In a recent report published by Swim England, the organization revealed that despite efforts to diminish the gender pay gap, male workers are still paid 11% more than female workers across the board. Nationally, the gender pay gap in England rests at 18%, meaning men in the workplace are paid 18% more than their female counterparts, on average. Swim England had 468 workers included in the report.
Interestingly, however, Swim England also points out that the mid-point or median pay gap between male and female workers currently sits at -9%, as compared to a national average of +10%. In other words, the “50% female” makes 9% more than the “50% male” at Swim England, implying that female workers in the middle of the Swim England employment pay ranges make more than their male counterparts do.
Swim England’s CEO Jane Nickerson commented that “Sports governance has traditionally been male orientated but this is definitely changing. I am proud to lead Swim England, and to have helped develop our inclusive flexible working policies and staff development programmes.”
Swim England employs significantly more women than men in every quartile of pay. Women outnumber men 2-to-1 in the “Upper Middle” range, while the split is an even 50/50 in the Upper Quartile. Overall, the organization employs 56% women and 44% men.
The seemingly sudden reveal of gender pay gaps is not the work of a group of activist CEOs, but rather a response to a new British law that requires all companies employing more than 250 people to provide data about their gender pay gaps, as well as the proportion of male and female employees in different pay groups. These companies are also required to report on the gender bonus gap; however, according to Swim England, no bonuses were paid during the reporting period, meaning there is no published data for this often integral portion of an employee’s wages. According to The Guardian, the new legislation will require around 9,000 companies which collectively employ more than 15 million people to publicize their gender pay gaps.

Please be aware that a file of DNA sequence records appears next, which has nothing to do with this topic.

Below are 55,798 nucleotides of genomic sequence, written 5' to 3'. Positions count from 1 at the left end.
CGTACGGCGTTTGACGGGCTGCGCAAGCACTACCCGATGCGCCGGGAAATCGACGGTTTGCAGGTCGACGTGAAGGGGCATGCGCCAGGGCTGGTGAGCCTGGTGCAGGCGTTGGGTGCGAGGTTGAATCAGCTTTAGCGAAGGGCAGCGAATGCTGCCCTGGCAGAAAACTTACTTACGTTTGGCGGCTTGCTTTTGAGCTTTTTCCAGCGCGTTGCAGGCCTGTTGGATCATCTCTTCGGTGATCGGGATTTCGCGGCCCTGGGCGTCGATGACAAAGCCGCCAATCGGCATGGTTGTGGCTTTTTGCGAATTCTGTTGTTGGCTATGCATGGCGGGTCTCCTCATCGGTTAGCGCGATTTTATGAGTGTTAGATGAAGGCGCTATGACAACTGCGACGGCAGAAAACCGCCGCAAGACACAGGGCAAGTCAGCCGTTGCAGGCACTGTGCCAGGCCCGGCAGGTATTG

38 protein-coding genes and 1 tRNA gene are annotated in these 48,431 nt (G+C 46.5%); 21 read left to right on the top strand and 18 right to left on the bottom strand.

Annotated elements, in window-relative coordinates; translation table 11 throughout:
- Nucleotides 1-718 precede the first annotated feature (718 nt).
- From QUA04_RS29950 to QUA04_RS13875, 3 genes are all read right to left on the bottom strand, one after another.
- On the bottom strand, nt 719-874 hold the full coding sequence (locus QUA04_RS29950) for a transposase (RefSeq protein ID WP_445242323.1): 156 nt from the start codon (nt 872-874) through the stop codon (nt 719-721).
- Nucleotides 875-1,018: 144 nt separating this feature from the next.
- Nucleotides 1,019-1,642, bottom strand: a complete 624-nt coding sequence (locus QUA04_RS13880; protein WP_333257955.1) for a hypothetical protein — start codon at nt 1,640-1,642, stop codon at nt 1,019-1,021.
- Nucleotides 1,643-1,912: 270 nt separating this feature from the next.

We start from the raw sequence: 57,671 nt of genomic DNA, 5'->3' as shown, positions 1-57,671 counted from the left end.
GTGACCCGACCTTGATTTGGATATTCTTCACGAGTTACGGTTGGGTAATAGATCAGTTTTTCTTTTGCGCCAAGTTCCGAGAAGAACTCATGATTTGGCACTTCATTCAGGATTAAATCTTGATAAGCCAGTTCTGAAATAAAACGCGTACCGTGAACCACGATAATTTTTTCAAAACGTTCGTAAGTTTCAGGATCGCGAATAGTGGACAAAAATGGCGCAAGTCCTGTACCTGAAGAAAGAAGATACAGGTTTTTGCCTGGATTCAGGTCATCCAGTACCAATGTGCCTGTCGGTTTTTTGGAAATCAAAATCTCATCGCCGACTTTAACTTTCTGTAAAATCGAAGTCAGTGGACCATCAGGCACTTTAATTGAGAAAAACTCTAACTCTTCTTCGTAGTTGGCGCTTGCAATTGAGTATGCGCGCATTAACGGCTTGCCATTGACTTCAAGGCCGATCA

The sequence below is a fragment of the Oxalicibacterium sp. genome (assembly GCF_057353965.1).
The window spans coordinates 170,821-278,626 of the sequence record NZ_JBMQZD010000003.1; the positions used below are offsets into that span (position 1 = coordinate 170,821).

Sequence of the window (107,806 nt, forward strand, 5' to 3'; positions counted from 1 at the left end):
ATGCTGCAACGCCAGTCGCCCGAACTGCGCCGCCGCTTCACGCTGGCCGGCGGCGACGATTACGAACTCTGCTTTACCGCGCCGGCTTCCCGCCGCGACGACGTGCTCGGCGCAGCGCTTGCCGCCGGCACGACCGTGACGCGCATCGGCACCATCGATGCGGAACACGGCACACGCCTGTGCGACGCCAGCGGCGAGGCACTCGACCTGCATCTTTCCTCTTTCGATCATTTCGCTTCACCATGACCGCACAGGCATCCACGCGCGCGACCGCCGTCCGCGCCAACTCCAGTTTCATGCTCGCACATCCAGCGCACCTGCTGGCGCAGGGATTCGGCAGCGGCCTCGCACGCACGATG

A February 28th report by The Guardian charts nearly 1,300 British companies and their respective gender pay gaps. While more than 7,000 more companies are yet to report (as of February 28th), the trend on the graph shows that vastly more companies pay men more than women; however, there are companies that report women receiving higher wages than men. Meanwhile, more than 200 companies have reported a gender wage gap of between +1 and -1 percent, meaning that those on the positive spectrum pay male employees no more than 1% more than their female counterparts, whereas those on the negative end pay their female employees no more than 1% more than men also working at those companies.
Other than Nickerson, prominent female figures within Swim England include Melanie Marshall, coach of Olympic gold medalist Adam Peaty at Loughborough National Swimming Center, as well as new Board of Directors members Alison Breadon, Caroline Green, Sarah Gregory, and Sue Smith, alongside the aforementioned Breadon.